5 Tips for Clinical Trial Site Selection

Clinical trial site selection is an important step that can help prevent delays and other challenges once your trial is up and running. It also tends to be a rather burdensome step: Today, it takes an average of 31.4 weeks from site identification to the completion of the study start-up phase, which is one month longer than the average duration observed 10 years ago, according to a report from the Tufts Center for the Study of Drug Development (CSDD).

The trouble doesn't end once sites are identified, either. Many don't meet their enrollment goals, and one in 10 sites never enroll a single patient.

By thinking about patient recruitment first, you can help ensure that each site is in a position to enroll patients and meet its goals. Considering site experience, technological capabilities, and startup cycle times can also all help.

If you're using a site selection questionnaire to help make your decision, we recommend including the following points in your decision-making:

Think about your patient recruitment strategy before site selection. Sometimes, sponsors will wait to consider patient recruitment until all of the sites have already been identified. But choosing site locations that aren't convenient for patients or are too oversaturated with other trial options may contribute to delays in recruitment. Ask sites you're considering working with about their patient recruitment methods and metrics, too. Sites that maintain a patient database or work with patient recruitment companies may have a better chance at meeting recruitment timelines. Some recruitment companies can also help you with site selection based on data they have about patient populations and past trials.

Identify sites with experience running trials in your condition area. This criteria is particularly important for conditions in which studies usually have more complex protocols, such as Alzheimer's trials or oncology trials. If the site is already treating patients living with the condition, or has experience reaching out to those patients, it can reduce your patient recruitment efforts, too.

Find sites that use up-to-date technology. A site that uses the latest electronic data capture (EDC) and other technologies is more likely to be committed to innovation and change in all areas of running a trial. Modern technology can also help a site enroll and randomize patients faster, as well as collect more accurate data. According to the Tufts Center (CSDD) report from this year, EDC compatibility issues, integration challenges, and technical demands are a problem for 77% of sponsors and contract research organizations (CROs).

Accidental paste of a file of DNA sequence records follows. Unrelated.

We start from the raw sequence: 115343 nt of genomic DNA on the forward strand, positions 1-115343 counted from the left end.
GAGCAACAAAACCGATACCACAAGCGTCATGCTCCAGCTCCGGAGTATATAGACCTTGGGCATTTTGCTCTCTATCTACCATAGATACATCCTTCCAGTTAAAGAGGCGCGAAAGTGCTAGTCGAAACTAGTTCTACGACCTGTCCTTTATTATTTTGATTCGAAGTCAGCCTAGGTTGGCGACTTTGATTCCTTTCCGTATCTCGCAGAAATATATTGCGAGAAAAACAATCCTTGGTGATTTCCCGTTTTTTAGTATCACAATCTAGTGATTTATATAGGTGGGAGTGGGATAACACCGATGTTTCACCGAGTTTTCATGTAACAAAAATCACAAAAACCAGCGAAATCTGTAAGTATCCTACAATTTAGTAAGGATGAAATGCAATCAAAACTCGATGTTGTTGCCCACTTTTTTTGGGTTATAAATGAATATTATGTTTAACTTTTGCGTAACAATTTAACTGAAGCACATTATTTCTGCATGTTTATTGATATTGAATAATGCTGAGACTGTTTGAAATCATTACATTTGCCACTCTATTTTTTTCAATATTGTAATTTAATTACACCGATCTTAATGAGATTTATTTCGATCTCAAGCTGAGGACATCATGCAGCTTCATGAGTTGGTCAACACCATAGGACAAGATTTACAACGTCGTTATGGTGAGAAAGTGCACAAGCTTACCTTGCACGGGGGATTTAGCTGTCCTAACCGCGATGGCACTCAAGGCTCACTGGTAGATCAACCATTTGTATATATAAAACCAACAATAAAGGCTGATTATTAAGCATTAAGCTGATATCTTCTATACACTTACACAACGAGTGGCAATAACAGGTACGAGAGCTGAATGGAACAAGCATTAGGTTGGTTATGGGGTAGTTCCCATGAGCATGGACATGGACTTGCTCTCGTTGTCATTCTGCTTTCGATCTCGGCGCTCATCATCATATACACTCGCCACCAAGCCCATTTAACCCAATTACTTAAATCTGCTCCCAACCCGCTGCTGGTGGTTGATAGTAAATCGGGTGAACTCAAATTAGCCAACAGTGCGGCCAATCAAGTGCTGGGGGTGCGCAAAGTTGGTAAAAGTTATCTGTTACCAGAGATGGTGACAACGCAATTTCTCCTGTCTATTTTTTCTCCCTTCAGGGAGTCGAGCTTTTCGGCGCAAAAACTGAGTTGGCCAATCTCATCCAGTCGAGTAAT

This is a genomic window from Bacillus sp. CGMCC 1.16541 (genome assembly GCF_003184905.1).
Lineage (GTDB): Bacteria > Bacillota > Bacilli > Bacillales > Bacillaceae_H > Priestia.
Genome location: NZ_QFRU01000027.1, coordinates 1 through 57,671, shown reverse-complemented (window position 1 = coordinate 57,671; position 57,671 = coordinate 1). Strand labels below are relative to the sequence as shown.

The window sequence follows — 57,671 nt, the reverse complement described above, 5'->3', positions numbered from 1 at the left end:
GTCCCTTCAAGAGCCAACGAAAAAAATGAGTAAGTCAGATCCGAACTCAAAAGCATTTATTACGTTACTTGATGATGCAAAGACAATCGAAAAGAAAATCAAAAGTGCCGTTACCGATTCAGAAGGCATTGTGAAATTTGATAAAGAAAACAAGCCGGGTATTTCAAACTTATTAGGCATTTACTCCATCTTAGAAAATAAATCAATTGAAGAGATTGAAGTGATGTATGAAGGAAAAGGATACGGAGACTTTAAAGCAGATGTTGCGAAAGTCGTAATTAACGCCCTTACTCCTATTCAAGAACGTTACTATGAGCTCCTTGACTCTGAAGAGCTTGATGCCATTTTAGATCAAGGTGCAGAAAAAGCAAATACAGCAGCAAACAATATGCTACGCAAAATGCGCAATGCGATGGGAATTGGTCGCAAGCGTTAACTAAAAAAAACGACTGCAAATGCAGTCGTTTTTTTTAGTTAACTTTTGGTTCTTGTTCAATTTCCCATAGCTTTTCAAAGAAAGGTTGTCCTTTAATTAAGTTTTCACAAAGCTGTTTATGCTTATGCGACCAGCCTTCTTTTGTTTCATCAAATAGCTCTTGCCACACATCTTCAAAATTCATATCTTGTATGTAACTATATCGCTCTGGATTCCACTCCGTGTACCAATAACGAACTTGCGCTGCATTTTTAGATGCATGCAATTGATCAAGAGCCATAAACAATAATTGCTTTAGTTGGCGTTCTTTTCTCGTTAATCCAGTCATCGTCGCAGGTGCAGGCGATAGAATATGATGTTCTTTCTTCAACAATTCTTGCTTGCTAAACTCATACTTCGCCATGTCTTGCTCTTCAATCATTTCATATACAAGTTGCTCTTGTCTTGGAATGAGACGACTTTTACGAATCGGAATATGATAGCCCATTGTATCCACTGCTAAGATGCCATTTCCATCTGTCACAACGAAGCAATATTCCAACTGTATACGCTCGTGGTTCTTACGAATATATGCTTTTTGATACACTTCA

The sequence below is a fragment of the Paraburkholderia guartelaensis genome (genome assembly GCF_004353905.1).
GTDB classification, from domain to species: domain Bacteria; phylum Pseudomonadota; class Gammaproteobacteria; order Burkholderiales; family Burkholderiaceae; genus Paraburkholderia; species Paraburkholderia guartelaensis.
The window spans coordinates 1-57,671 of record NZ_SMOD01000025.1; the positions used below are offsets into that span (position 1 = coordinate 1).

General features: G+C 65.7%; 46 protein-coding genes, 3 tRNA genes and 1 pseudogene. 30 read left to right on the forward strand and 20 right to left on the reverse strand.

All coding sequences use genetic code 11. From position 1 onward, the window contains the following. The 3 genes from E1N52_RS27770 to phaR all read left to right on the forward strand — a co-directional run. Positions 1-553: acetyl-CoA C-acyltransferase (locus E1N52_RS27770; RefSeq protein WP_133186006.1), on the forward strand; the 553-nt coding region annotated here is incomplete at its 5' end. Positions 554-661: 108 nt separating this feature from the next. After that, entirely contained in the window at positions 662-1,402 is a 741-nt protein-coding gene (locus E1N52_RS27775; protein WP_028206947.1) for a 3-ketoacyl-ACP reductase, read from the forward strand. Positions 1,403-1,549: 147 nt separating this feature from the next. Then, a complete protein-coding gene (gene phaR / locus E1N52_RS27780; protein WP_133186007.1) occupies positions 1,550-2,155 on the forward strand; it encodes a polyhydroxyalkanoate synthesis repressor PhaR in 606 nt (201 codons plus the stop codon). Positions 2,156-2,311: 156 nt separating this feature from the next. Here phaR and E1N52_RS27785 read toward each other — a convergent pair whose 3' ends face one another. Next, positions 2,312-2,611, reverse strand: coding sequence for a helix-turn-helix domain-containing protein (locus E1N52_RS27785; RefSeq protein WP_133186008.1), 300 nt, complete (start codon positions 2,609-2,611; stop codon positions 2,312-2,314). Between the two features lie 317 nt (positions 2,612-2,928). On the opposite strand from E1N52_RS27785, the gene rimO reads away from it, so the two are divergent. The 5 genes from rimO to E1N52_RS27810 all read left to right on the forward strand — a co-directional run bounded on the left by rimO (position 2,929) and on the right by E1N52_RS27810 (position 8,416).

It's also important to note whether the site has the infrastructure you need to run your trial. Is the site equipped with the imaging devices, mobile devices, and other materials your trial requires?

Ask about the experience of the site's staff. When you visit or interview potential sites, ask about the experience of the staff and what kind of trials they've worked on in the past. An experienced site staff can also help ensure that your trial runs smoothly and on time.

Understand site startup cycle times. Look for cycle time rates in a few different categories: time from draft budget received from sponsor to finalized budget; time from IRB submission to materials finalized; and time from contract fully executed to open for enrollment. Each of these cycle times can ultimately delay your trial, so it's important to find sites with strong numbers in each, or a plan to improve numbers.

If you need more help, get in touch with Antidote. We'll help you identify areas where patients in your condition area are actively searching for clinical trials.